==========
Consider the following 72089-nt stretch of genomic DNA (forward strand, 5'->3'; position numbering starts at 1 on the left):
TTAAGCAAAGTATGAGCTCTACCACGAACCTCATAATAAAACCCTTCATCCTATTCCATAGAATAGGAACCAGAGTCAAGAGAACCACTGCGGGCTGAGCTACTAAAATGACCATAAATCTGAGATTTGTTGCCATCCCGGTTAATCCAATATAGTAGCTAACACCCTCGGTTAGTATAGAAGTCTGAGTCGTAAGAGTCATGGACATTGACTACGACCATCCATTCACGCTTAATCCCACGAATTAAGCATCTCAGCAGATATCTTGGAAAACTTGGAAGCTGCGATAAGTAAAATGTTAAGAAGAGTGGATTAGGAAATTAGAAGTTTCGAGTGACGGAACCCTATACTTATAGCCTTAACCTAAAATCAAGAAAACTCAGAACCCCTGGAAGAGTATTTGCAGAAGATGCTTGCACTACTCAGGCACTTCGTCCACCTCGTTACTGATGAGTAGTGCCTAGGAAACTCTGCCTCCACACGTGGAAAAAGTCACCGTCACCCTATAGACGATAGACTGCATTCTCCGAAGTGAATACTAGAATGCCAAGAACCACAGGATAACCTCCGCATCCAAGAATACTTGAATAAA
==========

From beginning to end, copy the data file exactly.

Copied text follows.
Consider the following 72089-nt stretch of genomic DNA (forward strand, 5'->3'; position numbering starts at 1 on the left):
TTAAGCAAAGTATGAGCTCTACCACGAACCTCATAATAAAACCCTTCATCCTATTCCATAGAATAGGAACCAGAGTCAAGAGAACCACTGCGGGCTGAGCTACTAAAATGACCATAAATCTGAGATTTGTTGCCATCCCGGTTAATCCAATATAGTAGCTAACACCCTCGGTTAGTATAGAAGTCTGAGTCGTAAGAGTCATGGACATTGACTACGACCATCCATTCACGCTTAATCCCACGAATTAAGCATCTCAGCAGATATCTTGGAAAACTTGGAAGCTGCGATAAGTAAAATGTTAAGAAGAGTGGATTAGGAAATTAGAAGTTTCGAGTGACGGAACCCTATACTTATAGCCTTAACCTAAAATCAAGAAAACTCAGAACCCCTGGAAGAGTATTTGCAGAAGATGCTTGCACTACTCAGGCACTTCGTCCACCTCGTTACTGATGAGTAGTGCCTAGGAAACTCTGCCTCCACACGTGGAAAAAGTCACCGTCACCCTATAGACGATAGACTGCATTCTCCGAAGTGAATACTAGAATGCCAAGAACCACAGGATAACCTCCGCATCCAAGAATACTTGAATAAA